Category Archives: Weapons by Country

Learn About The Type 2 Soviet AK-47 – Forgotten Weapons Video

It’s interesting that we hold the AK-47 in near mythic regard when it comes to reliability.  It took almost 12 years from 1947 to the release of the AKM (Avtomát Kaláshnikova modernizírovanny or  “Modernized Kalashnikov Automatic Rifle”) in 1959.  The journey the design team made over the years is quite interesting.

I did a post on the Type 1 previously (click here to open it) and that first iteration had problems with the stamped sheet metal receiver that affected reliability.  In response, Valeriy Kharkov lead a design team who created a milled receiver from a forging to address the reliability problems and it was ready by 1949.

The Soviets had plenty of labor, that wasn’t a problem so in a manually intensive manner, they machined a six pound block of steel that required 120 steps into a finished 1.4 pound receiver.  That means they wasted almost 3.6 pounds of quality steel and used a ton of consumables and machine time.  To be honest, it boggles my mind but they accomplished their mission – the QC problems with the receiver were addressed.

In the following video, Ian McCollum does a great job showing a type 2  and describing the differences between it, the type 1 and the following type 3.   For example, he points out the rear receiver extension that is made from sheet metal that is an instant identifier of a Type 2 fixed stock rifle (sometimes referred to as the “2A”).  Note, they made the type 2 with an underfolder stock also (the “2B”).

Another tell is that the lightening cuts are parallel to the top of the receiver in the type 2 and in the type 3 they are parallel to the bottom.

There are quite a few other changes such as the grip now being a single piece, the selector lever having an additional clearance added above the pins, gas vent holes moved to 10 and 2 o-clock and more.

By the way, one thing Ian does is refer to it as the AK-49 and I have never read anything that supports that nomenclature.  If you Google AK-49, nothing turns up.  I would recommend you refer to it as an AK-47 Type 2.  Other than that, I think it is a great video and you can actually see the many details as Ian points them out:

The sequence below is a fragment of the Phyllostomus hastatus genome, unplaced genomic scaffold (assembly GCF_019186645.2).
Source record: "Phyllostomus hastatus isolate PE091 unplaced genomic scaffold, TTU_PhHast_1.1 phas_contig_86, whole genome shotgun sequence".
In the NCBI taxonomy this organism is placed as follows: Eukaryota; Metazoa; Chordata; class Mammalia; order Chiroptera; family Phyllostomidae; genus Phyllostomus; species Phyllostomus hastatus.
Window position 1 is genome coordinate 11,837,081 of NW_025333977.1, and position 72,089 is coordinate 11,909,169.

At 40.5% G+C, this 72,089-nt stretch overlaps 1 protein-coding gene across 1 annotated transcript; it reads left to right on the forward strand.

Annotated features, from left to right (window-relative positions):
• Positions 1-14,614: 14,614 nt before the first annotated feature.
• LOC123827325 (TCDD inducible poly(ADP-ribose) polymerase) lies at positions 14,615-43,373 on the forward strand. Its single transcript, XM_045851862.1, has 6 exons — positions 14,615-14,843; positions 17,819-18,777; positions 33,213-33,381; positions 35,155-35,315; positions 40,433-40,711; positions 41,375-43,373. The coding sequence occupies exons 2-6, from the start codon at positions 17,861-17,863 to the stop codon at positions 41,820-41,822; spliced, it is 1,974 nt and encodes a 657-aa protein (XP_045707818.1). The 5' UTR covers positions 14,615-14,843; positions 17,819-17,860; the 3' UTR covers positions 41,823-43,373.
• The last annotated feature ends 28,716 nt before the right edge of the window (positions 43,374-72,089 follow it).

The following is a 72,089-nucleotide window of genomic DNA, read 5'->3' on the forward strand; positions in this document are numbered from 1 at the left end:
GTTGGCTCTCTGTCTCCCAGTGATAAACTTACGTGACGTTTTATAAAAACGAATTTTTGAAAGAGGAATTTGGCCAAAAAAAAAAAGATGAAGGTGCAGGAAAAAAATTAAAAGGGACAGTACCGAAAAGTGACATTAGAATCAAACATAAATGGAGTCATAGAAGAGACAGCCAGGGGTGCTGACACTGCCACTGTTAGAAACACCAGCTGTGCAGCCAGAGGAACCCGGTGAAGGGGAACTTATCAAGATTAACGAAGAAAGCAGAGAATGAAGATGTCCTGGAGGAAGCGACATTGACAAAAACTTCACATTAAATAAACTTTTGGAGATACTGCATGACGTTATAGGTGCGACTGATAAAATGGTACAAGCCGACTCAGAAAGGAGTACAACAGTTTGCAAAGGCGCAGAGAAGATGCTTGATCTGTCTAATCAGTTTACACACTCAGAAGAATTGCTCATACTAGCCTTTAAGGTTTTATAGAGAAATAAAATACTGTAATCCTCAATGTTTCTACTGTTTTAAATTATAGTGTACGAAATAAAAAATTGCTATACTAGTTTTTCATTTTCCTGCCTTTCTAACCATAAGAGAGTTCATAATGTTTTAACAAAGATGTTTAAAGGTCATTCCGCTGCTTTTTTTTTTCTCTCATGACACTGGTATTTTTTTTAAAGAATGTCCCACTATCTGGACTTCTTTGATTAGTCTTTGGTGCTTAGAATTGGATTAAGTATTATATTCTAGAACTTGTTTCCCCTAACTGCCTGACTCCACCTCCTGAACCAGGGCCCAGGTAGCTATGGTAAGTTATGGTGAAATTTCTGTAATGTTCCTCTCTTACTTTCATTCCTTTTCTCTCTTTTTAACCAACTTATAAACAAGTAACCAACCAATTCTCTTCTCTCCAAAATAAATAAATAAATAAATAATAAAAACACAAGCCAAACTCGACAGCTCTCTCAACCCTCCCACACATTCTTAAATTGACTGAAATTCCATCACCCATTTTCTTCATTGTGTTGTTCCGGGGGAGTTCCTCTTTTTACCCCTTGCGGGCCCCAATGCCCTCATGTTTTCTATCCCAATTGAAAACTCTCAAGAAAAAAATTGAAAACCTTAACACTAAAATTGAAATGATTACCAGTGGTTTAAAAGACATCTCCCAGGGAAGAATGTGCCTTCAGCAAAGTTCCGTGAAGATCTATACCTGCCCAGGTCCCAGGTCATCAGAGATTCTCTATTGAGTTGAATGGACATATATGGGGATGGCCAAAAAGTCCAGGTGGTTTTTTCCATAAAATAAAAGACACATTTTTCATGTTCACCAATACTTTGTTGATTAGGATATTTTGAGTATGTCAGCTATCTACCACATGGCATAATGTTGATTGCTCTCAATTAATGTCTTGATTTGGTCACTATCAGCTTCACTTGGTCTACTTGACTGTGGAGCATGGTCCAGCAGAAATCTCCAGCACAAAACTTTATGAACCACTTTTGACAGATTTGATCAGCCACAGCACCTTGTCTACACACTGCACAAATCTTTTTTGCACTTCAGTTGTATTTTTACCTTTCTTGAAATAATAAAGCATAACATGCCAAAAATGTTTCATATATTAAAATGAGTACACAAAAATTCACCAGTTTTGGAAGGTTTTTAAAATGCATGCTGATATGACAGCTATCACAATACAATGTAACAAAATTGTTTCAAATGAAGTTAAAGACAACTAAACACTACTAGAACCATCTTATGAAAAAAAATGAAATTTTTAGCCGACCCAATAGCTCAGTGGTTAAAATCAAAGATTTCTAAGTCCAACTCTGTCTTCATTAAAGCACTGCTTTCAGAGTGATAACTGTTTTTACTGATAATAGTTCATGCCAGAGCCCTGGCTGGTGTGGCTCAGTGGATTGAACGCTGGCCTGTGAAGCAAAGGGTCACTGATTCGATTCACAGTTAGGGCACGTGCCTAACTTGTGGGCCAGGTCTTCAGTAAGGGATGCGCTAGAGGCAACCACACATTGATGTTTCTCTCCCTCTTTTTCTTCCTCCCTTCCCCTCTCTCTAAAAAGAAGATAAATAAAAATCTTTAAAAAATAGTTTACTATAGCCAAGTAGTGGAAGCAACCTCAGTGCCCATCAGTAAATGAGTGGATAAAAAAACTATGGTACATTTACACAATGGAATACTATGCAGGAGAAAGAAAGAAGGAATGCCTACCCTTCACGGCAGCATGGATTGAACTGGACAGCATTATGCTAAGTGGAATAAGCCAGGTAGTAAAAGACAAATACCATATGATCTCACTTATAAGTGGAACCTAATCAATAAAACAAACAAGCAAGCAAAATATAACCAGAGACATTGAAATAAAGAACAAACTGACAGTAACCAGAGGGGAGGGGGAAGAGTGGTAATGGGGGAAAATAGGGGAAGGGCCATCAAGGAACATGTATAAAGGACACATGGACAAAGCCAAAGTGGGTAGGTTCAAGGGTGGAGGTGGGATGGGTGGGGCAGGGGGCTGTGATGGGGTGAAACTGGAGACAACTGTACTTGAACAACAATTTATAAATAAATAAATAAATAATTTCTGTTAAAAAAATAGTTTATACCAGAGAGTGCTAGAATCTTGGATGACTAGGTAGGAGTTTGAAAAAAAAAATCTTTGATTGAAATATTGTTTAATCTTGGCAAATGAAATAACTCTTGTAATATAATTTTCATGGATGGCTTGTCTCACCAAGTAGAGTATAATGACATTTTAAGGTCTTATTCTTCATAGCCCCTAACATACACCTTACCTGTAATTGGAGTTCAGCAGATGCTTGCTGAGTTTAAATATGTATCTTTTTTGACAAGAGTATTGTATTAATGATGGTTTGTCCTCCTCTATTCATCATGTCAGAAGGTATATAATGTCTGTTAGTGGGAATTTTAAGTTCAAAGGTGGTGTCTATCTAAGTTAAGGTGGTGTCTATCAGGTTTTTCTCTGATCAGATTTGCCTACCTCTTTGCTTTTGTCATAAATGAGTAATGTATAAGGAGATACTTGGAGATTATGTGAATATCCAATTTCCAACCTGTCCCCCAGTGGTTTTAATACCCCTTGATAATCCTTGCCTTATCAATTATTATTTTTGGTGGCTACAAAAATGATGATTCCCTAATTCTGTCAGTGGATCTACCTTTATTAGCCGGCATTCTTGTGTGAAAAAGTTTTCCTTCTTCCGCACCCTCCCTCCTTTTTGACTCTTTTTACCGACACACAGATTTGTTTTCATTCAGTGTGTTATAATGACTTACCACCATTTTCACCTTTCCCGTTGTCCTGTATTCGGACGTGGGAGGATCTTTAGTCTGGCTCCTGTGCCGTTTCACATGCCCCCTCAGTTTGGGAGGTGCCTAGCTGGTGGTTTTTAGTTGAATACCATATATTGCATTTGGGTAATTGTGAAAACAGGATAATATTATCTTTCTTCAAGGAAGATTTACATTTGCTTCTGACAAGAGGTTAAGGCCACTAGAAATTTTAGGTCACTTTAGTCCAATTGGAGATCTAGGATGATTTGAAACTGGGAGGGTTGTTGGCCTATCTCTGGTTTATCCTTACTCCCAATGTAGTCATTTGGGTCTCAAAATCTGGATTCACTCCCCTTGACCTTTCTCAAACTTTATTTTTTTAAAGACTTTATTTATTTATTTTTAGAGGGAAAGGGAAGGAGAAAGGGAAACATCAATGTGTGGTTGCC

If you want to read a book that does a great job detailing the Type 2 and its history, I would recommend The Grim Reaper by Frank Iannamico.  Poyer’s book has details but not as much history.


If you find this post useful, please either buy something using one of the links to eBay and Amazon or click one of the AdNow advertisements. EBay and Amazon you need to buy something, AdNow pays for each link you visit – no purchase needed.   With Amazon, if you click on one of our links and then buy something else – even unrelated stuff like clothes, electronics and groceries – we get credit and it would be hugely appreciated.  Doing something like the above will help us fund continued development of the blog.



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AK-47: The Grim Reaper


By (author): Frank Iannamico

It’s back…but this time with more pages, more information and more photographs. The most definitive study on Kalashnikov pattern rifles to date boasts over 1,100 printed pages covering the AK rifle, as well as its variants manufactured in over 19 countries.
List Price: $69.95
New From: $69.95 USD In Stock
Used from: $95.01 USD In Stock

Learn About The Original Type 1 Soviet AK-47 – Forgotten Weapons Video

Ian McCollum does a great job showing an actual Soviet Type 1 sheet metal AK-47.   I’ve read about the Type and seen a few photos but nothing as detailed as this.  We so often focus on the AKM but Mikhail Kalashnikov and his design team at Izhevsk had to go through a lot of learning and evolution of the design.

For me this was absolutely fascinating as Ian talks about the Type 1’s history and QC problems this early design had and then actually opens the rifle up to show the many differences.

  • Grip plates vs a true grip
  • No center support to keep the receiver from getting crushed
  • A selector lever that was only on the operating side that did not go all the way through
  • Longer trunnion
  • Ejector was part of the trunnion
  • Different rivet pattern
  • Fluted gas piston
  • and more

If you like AK’s, be sure to watch this video:

Also, consider donating to Ian.  He puts a ton of time into his videos and the research required.  Here’s a link to his Patreon page.


If you find this post useful, please either buy something using one of the links to eBay and Amazon or click one of the AdNow advertisements. EBay and Amazon you need to buy something, AdNow pays for each link you visit – no purchase needed.   With Amazon, if you click on one of our links and then buy something else – even unrelated stuff like clothes, electronics and groceries – we get credit and it would be hugely appreciated.  Doing something like the above will help us fund continued development of the blog.


 


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The AK-47 and AK74 Kalashnikov Rifles and Their Variations


Features: This book contains the most complete and up-to-date examination of the famed Kalashnikov rifle yet t
By (author): Joe Poyer

The AK-47 and AK-74 Kalashnikov Rifles and Their Variations provides a detailed, profusely illustrated examination on a part-by-part basis of the famed AK-47/AKM rifles, the AK-74/AK-74M series and the new Century series of rifles, the AK-101 through AK-108.